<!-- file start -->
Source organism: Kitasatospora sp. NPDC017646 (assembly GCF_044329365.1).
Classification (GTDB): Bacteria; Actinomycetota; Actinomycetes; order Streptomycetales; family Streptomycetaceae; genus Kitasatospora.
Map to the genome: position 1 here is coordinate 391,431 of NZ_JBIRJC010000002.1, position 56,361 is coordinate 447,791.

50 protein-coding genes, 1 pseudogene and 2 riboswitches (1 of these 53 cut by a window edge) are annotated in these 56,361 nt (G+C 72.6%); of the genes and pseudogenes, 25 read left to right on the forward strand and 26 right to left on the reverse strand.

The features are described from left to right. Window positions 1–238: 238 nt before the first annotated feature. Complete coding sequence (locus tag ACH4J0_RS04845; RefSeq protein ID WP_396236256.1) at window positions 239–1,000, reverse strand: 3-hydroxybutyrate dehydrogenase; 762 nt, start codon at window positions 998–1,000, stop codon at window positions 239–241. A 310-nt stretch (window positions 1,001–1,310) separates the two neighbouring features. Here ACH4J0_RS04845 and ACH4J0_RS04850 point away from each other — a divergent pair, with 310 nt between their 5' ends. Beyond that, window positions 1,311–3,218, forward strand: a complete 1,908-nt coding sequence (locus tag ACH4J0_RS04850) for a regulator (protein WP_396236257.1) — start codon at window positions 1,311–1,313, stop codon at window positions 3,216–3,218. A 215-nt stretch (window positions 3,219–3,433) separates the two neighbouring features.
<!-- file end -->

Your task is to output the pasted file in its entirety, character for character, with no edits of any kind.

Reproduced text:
Source organism: Kitasatospora sp. NPDC017646 (assembly GCF_044329365.1).
Classification (GTDB): Bacteria; Actinomycetota; Actinomycetes; order Streptomycetales; family Streptomycetaceae; genus Kitasatospora.
Map to the genome: position 1 here is coordinate 391,431 of NZ_JBIRJC010000002.1, position 56,361 is coordinate 447,791.

50 protein-coding genes, 1 pseudogene and 2 riboswitches (1 of these 53 cut by a window edge) are annotated in these 56,361 nt (G+C 72.6%); of the genes and pseudogenes, 25 read left to right on the forward strand and 26 right to left on the reverse strand.

The features are described from left to right. Window positions 1–238: 238 nt before the first annotated feature. Complete coding sequence (locus tag ACH4J0_RS04845; RefSeq protein ID WP_396236256.1) at window positions 239–1,000, reverse strand: 3-hydroxybutyrate dehydrogenase; 762 nt, start codon at window positions 998–1,000, stop codon at window positions 239–241. A 310-nt stretch (window positions 1,001–1,310) separates the two neighbouring features. Here ACH4J0_RS04845 and ACH4J0_RS04850 point away from each other — a divergent pair, with 310 nt between their 5' ends. Beyond that, window positions 1,311–3,218, forward strand: a complete 1,908-nt coding sequence (locus tag ACH4J0_RS04850) for a regulator (protein WP_396236257.1) — start codon at window positions 1,311–1,313, stop codon at window positions 3,216–3,218. A 215-nt stretch (window positions 3,219–3,433) separates the two neighbouring features.